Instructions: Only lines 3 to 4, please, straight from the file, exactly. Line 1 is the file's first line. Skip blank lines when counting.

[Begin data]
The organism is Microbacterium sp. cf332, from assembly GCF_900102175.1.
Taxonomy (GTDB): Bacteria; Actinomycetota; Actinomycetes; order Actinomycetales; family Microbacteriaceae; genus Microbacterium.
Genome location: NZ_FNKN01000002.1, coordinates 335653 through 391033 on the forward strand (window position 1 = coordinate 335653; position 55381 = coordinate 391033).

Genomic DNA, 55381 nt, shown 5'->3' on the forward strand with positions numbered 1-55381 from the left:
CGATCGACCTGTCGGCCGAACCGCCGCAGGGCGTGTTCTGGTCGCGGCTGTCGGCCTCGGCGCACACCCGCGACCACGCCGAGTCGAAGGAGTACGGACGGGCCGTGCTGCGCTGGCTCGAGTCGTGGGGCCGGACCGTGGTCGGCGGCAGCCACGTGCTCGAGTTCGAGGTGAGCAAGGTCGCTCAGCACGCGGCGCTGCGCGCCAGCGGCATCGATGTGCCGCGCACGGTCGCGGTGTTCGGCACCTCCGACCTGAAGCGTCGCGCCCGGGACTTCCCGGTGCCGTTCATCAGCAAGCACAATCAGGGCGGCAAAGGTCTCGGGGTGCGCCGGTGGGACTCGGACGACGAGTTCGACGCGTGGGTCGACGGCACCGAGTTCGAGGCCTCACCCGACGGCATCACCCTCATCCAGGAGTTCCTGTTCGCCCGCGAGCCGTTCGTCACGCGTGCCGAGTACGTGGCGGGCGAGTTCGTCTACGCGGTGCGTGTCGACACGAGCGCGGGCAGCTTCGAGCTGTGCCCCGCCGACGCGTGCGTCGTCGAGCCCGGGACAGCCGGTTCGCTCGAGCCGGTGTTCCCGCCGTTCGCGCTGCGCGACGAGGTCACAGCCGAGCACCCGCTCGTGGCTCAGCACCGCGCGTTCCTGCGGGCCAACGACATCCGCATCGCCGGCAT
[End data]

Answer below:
Genome location: NZ_FNKN01000002.1, coordinates 335653 through 391033 on the forward strand (window position 1 = coordinate 335653; position 55381 = coordinate 391033).

Genomic DNA, 55381 nt, shown 5'->3' on the forward strand with positions numbered 1-55381 from the left: